Maryland officials are working with environmental groups and federal officials to dismantle at least three of the four dams on the Patapsco River, which flows into the Baltimore harbor. For years officials had tried, with little success, to use fish ladders to help shad, herring and eel, which need to swim upstream to spawn, traverse the aging structures. Last year, they used $3.3 million in federal funds to take down two of the dams and are now hoping to dismantle the Bloede Dam downstream, which generated power for a only few years in the early 1900s.
Other dam removal projects are more controversial. Hastings has sought to block federal funding for the impact on navigation stemming from dismantling the 125 foot-high Condit Dam owned by PacifiCorp on southwest Washington’s White Salmon River, which is scheduled to begin in late October, on the grounds that taxpayers shouldn’t have to pay anything for it. Several groups are still locked in litigation over whether to remove four dams on the lower Snake River, a move that could help recover imperiled salmon and steelhead but would eliminate 1,100 megawatts of generating capacity.
The Lower Elwha Klallam tribe fought the Elwha Dam and the 210-foot Glines Canyon Dam upstream for years. It’s taking part in a nearly week-long celebration around their demolition. Robert Elofson, the tribe’s river restoration director, said his clan has such a close connection to the fish that once flourished there that “we were called the salmon people, to give them a status equal to the people.”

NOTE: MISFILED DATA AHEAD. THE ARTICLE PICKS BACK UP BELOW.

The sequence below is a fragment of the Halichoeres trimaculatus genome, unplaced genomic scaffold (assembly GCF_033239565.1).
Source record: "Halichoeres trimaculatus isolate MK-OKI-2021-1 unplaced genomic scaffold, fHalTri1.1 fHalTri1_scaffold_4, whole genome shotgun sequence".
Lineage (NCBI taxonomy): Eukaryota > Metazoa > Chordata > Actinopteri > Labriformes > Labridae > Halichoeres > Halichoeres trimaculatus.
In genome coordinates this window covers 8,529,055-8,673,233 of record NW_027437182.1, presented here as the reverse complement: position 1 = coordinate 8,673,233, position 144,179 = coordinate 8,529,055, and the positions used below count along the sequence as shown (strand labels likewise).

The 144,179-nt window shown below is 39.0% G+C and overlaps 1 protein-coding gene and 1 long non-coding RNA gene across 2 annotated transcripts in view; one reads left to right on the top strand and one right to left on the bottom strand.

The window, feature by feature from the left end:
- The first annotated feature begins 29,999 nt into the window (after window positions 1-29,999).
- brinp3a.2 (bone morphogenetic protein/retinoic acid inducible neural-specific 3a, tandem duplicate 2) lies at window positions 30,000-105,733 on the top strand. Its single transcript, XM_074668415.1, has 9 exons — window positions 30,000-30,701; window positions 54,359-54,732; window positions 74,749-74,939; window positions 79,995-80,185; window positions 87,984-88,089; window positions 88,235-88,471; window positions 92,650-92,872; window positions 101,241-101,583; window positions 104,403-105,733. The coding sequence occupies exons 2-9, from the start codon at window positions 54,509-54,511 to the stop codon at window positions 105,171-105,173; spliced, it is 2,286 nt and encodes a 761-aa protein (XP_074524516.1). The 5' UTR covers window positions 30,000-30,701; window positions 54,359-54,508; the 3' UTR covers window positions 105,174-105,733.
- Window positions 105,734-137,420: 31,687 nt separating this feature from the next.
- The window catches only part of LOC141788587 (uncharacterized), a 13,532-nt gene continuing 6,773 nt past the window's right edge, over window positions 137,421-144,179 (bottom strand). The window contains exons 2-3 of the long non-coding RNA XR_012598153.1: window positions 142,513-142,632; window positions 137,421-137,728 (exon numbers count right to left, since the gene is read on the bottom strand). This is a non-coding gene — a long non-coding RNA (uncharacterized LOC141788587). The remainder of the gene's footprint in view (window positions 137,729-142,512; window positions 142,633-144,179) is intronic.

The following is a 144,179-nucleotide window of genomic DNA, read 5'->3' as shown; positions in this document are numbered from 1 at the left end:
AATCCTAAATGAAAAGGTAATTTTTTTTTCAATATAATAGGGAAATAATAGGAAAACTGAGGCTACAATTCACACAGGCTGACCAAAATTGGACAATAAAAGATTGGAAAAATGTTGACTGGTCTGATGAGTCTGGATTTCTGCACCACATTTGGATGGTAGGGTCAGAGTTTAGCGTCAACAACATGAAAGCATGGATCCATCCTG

Almost entirely contained within Washington’s Olympic National Park, the Elwha is untouched aside from the concrete structures that have reduced its wild salmon spawning population from 400,000 to about 3,000. Three of the salmon species native to the river, chinook, steelhead and bull trout, are listed as threatened under the Endangered Species Act.
Amy Grondin, who operates a commercial fishing boat with her husband an hour away in Port Townsend, said removing the dams will ultimately produce more salmon for her and others to catch. “I’m an hour away. But an hour away is nothing, especially for salmon,” she said.
Brian Winter, the Elwha project manager, estimates it will take 25 to 30 years for the river to return to its natural state. Once it does, he predicted that the hundreds of thousands of salmon traversing the river will provide sustenance for trees growing along the river’s banks, orcas swimming in Puget Sound and others.
“We literally are restoring an ecosystem from mountain to sea,” he said.